Second, for reasons I can't fathom, I remain very close to my boss of many years, despite the fact that we haven't worked together in almost a year and a half. He has become a lifelong friend, and the differences between us serve only to enhance conversations between us. When I lost my job he said, "Let's meet immediately; I don't want you to internalize this." And then he cleared his schedule to do just that on the next business day. He's been one of my primary supporters, almost like a second father, and his continued support and frequent engagement is of great comfort to me. I will never be able to repay him for his kindness. That someone of his caliber continues to invest in me is both humbling and reason to give thanks.
Finally, there is a wealth of information in -- and, therefore, continued revelvation as a result of -- Heartwounds by Tian Dayton. An excerpt:
Stress experienced early in life can alter the way we respond to stress as adults...
It is no wonder, then, that adults who experienced stress and trauma as children overrespond to stress as adults by becoming easily triggered into irrational emotions relevant to the original trauma, but irrelevant to the current situation; or by becoming hypervigilant or reverting to childhood defenses from emotional pain.
She then unpacks this statement, exploring why the stress we experience as children affects us as adults and explaining why trauma further exacerbates this. She also discusses what "triggering" means -- essentially, how we unconsciously act out things because it's easier to deal with the consequences than with the fear of them; how we unconsciously respond to things in ways that exacerbate rather than alleviate those fears; and how we are not bothered by the situation at hand but rather what we think it means in light of the trauma we've previously experienced.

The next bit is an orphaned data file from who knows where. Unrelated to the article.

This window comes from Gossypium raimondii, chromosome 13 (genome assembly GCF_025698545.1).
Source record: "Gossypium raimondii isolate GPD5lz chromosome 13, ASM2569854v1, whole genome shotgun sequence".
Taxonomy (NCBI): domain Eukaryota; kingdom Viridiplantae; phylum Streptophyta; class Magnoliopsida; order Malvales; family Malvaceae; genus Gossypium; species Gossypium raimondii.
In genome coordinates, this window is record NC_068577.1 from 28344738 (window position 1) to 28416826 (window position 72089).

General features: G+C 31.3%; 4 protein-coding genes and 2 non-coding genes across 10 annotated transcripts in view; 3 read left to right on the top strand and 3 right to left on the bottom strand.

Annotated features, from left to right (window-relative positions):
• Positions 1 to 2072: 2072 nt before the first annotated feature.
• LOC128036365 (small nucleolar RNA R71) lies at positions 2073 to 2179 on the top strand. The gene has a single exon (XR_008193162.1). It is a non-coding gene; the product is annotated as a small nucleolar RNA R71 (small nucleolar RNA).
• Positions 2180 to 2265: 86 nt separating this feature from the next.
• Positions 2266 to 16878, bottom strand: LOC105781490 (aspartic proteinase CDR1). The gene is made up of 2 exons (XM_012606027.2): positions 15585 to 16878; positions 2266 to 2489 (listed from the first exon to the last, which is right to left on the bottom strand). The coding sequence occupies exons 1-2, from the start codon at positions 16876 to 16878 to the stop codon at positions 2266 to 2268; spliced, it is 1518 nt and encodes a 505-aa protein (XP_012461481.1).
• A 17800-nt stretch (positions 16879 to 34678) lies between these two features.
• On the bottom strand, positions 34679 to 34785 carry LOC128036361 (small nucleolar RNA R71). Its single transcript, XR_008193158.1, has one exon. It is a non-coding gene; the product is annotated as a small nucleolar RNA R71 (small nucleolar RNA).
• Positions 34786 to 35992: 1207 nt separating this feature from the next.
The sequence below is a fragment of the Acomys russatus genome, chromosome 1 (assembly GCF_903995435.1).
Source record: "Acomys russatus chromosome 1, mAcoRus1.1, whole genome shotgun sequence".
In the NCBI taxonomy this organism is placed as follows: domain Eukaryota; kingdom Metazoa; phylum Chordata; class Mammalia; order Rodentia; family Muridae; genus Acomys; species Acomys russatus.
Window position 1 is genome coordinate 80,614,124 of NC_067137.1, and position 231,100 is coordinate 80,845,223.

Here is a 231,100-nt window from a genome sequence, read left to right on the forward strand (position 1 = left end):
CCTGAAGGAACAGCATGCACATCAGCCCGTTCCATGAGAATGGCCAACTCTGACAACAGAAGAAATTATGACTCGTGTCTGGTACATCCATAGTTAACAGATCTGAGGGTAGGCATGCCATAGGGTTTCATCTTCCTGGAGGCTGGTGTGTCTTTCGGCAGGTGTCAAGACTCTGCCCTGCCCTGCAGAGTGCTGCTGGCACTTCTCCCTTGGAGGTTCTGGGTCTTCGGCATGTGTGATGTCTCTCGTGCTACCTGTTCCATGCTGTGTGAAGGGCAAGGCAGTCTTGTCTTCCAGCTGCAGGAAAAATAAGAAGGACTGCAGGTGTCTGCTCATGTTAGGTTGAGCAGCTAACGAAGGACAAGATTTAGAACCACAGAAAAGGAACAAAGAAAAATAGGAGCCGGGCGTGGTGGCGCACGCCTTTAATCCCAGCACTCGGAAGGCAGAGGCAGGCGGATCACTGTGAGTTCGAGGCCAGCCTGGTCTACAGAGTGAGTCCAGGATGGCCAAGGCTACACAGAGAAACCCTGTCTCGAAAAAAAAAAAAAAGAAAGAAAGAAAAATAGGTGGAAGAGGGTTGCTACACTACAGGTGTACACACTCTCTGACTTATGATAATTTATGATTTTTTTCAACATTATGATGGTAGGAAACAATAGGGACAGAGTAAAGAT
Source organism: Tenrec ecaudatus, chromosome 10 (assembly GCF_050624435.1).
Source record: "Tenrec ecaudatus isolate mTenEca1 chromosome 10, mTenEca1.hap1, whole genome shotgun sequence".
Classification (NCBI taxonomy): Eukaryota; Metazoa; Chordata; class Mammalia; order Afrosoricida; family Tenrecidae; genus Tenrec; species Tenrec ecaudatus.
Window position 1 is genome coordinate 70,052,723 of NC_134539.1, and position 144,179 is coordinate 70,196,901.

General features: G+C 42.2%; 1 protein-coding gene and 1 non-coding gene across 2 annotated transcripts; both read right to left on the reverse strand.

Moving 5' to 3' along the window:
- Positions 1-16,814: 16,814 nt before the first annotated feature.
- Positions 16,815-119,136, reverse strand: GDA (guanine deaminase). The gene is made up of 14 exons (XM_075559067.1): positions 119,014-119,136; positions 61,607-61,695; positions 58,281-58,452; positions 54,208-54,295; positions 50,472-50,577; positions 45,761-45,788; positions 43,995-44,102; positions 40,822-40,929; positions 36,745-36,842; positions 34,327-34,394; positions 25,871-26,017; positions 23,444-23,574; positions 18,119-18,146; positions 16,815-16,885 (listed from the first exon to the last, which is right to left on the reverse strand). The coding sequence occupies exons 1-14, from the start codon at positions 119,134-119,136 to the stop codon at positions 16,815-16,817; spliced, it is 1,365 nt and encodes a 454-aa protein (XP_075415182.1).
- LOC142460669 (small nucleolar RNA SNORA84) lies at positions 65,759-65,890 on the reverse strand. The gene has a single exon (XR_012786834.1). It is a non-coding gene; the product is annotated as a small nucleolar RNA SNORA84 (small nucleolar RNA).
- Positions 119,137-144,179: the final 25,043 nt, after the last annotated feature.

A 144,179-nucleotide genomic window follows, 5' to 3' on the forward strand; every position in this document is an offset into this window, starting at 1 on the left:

But it's her analysis of hypervigilance that strikes me as earth-shattering, because I read this book to better understand He Who Is In Personal Crisis but am finding that it has a lot to teach me about...well, me. While He Who Is In Personal Crisis undoubtedly responds to current unfortunate circumstances by reverting to childhood defense mechanisms (which are only as evolved as when we were children and are intended to be used only as a means to survival in truly traumatic circumstances), I'm the one who's hypervigilant. And I, too, have untreated grief.
The whole experience has made me quietly confident -- not arrogant and, therefore, falsely confident; not insecure and, therefore, falsely unsure of my response in any given situation. I know what's going on, and it enables me to view both myself and him from a different perspective. I see his responses not as selfish or mean-spirited but as unconscious and arising out of pain and fear. That allows me to be compassionate, understanding and empathetic rather than to act out of anger, confusion and fear. I also am able to recognize both how his unconscious wounds and fears are being triggered and how my responses (which also are triggered by unconscious wounds and fears) to his reactions are exacerbating the situation. I'm humbled by the road ahead, but I give thanks that there is hope in these types of situations.
I wish each of you a wonderful weekend. Please feel free to share your own experiences and/or reminders in the Comments section.